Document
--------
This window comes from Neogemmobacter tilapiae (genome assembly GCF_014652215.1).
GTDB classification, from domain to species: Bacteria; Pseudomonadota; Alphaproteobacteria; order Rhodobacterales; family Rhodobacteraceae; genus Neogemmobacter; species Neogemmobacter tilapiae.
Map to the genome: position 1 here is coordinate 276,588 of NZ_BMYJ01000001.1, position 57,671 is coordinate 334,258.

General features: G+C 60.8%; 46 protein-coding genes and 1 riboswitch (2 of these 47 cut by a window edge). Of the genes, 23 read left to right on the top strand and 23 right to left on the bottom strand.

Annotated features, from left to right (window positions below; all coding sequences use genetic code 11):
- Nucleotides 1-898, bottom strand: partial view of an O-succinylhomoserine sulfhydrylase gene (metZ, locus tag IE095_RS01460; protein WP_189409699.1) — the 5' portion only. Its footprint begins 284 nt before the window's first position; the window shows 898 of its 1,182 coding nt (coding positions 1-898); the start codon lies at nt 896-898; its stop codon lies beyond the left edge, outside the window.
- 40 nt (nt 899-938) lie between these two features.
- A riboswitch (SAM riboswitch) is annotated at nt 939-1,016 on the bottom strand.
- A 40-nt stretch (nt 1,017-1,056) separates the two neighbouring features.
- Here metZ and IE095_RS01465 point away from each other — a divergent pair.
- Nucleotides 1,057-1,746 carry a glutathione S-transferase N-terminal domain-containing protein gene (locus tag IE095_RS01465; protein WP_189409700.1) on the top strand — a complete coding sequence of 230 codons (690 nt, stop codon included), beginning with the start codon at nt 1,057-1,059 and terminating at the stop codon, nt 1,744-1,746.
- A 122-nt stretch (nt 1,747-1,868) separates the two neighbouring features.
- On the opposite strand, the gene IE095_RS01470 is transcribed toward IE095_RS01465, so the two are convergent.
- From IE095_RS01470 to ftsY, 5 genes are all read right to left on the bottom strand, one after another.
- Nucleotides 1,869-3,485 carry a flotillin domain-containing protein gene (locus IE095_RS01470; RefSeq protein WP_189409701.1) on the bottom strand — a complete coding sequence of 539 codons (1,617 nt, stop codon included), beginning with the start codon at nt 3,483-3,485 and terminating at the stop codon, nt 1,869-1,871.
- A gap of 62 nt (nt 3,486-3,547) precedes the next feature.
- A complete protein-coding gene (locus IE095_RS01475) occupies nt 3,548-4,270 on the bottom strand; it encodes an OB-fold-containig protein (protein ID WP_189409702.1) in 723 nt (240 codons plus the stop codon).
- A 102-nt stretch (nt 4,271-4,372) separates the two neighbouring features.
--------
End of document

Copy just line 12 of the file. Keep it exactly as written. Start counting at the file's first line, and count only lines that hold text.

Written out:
- A 122-nt stretch (nt 1,747-1,868) separates the two neighbouring features.